Ramadan can mean many different things to different Muslims. To me, growing up as I did in a cookie-cutter suburban New England town with only a handful of other Muslims around, the month came to symbolize self-discipline and the individual strengthening of faith through adversity.

This time, however, my Ramadan in Malaysia and Indonesia was all about generosity. From the intellectual discussions that accompanied our 3 AM meals and the gluttonous debauchery of our 7 PM iftaars, to the quiet "how are you doing?" my classmates would murmur to each other throughout the day, Ramadan was made so much more meaningful by the wonderful American students, Malaysians, and Indonesians I was privileged to share the experience with this year.

Oddly enough, I was only struck by this thought on one of our last nights in Jakarta, when three of us were engaged in perhaps the most Jakarta-y of pastimes: stuck in deadlocked traffic.

As the clock slowly ticked up toward the sunset time of 5:55 PM and the light filtering into the taxi through the haze began to dim, Omar handed me an orange he had in his bag ("which might have already gone bad, honestly, sorry") to eat. The taxi driver had turned the radio on a few minutes earlier, so we waited in silence, the car at a standstill, for the call to prayer to be broadcast.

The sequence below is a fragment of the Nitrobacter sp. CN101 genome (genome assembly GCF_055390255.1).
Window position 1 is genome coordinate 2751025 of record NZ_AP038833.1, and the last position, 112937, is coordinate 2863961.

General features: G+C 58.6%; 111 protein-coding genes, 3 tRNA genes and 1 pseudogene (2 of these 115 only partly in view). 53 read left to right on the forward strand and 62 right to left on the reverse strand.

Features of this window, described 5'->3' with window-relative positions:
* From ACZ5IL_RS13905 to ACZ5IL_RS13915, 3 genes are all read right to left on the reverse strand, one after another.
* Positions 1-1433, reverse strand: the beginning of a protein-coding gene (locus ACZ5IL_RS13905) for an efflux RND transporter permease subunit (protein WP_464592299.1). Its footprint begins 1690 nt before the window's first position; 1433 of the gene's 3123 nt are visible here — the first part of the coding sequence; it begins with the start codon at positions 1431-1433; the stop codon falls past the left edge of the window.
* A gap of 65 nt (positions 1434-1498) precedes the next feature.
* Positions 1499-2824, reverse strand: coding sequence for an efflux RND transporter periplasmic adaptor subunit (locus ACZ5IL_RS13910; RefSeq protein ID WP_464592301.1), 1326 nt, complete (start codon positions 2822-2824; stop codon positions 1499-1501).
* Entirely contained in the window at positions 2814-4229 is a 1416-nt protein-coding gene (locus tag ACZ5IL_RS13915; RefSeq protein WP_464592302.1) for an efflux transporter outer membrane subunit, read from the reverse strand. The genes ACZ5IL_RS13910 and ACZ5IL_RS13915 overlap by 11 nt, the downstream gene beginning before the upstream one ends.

Allaa-a-h-u-akbar, Allah - hu - akbar!

Glancing behind to see my progress, Omar laughed at my woeful peeling job and handed me his peeled orange.

Allaa-a-hu-akbar, Allah - hu - akbar!

"Maas?" Omar asked, offering half of the orange he had to the taxi driver. Misunderstanding at first, the taxi driver shook his head, but Omar smiled and held the orange out again. Then, smiling himself, the driver took a small portion.

"Ruth?" I turned to my left.

"No, no, no, no, no-- you guys are the ones fasting!"

"Nope, it doesn't work like that. Ramadan is about sharing."

"Yeah, Ruth," Omar chimed in from the front, "you always break fast together."

As the four of us bit into our slightly dry, possibly-gone-bad oranges, I couldn't help but think that it was this—the simple act of breaking bread with others, of sharing the little that one has, and of fostering greater understanding through mutual kindness—that encapsulated what Ramadan truly is.

And for that, I'd be willing to forego all the salaami and fancy clothes in the world.


  1. Ramadan cannot just mean different things to different Muslims but wonderful things to different non-Muslims. For me, Ramadan was an exciting experience, observing the three/four of you getting more and more tired throughout the day while being perfectly energetic on other days. I really endeavored all of your endurance and patience.
    For the days of being present for dinner (as I was too impatient on other days..), even with having eaten beforehand, it always felt special to me breaking the evening food with every one around the table. I can say that it was an eye-opening experience for me, further increasing the desire for understanding and exchanging with my Turkish-Muslim community in Berlin. Ramadan Mubarak!